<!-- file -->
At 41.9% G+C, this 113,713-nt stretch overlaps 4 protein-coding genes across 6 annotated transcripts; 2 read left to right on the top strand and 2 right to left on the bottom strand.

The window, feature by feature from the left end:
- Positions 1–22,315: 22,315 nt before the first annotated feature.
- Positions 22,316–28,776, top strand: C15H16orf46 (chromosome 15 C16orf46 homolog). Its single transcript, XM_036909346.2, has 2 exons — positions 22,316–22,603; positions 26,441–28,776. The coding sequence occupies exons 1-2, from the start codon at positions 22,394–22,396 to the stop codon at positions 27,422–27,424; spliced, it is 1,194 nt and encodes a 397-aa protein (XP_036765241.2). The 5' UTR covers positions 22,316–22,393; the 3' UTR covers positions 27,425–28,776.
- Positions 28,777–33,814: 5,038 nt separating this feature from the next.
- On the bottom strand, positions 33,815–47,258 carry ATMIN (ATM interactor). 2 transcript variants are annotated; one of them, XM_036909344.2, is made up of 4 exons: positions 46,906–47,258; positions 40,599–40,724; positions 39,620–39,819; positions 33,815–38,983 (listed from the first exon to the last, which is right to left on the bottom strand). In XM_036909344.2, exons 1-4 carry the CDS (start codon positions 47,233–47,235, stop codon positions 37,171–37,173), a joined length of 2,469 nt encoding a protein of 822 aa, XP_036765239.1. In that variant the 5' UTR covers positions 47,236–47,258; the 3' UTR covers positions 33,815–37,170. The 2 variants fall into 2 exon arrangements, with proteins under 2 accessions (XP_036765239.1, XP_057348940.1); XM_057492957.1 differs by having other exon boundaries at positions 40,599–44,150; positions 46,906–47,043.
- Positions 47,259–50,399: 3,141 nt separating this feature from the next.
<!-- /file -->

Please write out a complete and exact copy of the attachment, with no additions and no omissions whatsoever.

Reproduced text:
At 41.9% G+C, this 113,713-nt stretch overlaps 4 protein-coding genes across 6 annotated transcripts; 2 read left to right on the top strand and 2 right to left on the bottom strand.

The window, feature by feature from the left end:
- Positions 1–22,315: 22,315 nt before the first annotated feature.
- Positions 22,316–28,776, top strand: C15H16orf46 (chromosome 15 C16orf46 homolog). Its single transcript, XM_036909346.2, has 2 exons — positions 22,316–22,603; positions 26,441–28,776. The coding sequence occupies exons 1-2, from the start codon at positions 22,394–22,396 to the stop codon at positions 27,422–27,424; spliced, it is 1,194 nt and encodes a 397-aa protein (XP_036765241.2). The 5' UTR covers positions 22,316–22,393; the 3' UTR covers positions 27,425–28,776.
- Positions 28,777–33,814: 5,038 nt separating this feature from the next.
- On the bottom strand, positions 33,815–47,258 carry ATMIN (ATM interactor). 2 transcript variants are annotated; one of them, XM_036909344.2, is made up of 4 exons: positions 46,906–47,258; positions 40,599–40,724; positions 39,620–39,819; positions 33,815–38,983 (listed from the first exon to the last, which is right to left on the bottom strand). In XM_036909344.2, exons 1-4 carry the CDS (start codon positions 47,233–47,235, stop codon positions 37,171–37,173), a joined length of 2,469 nt encoding a protein of 822 aa, XP_036765239.1. In that variant the 5' UTR covers positions 47,236–47,258; the 3' UTR covers positions 33,815–37,170. The 2 variants fall into 2 exon arrangements, with proteins under 2 accessions (XP_036765239.1, XP_057348940.1); XM_057492957.1 differs by having other exon boundaries at positions 40,599–44,150; positions 46,906–47,043.
- Positions 47,259–50,399: 3,141 nt separating this feature from the next.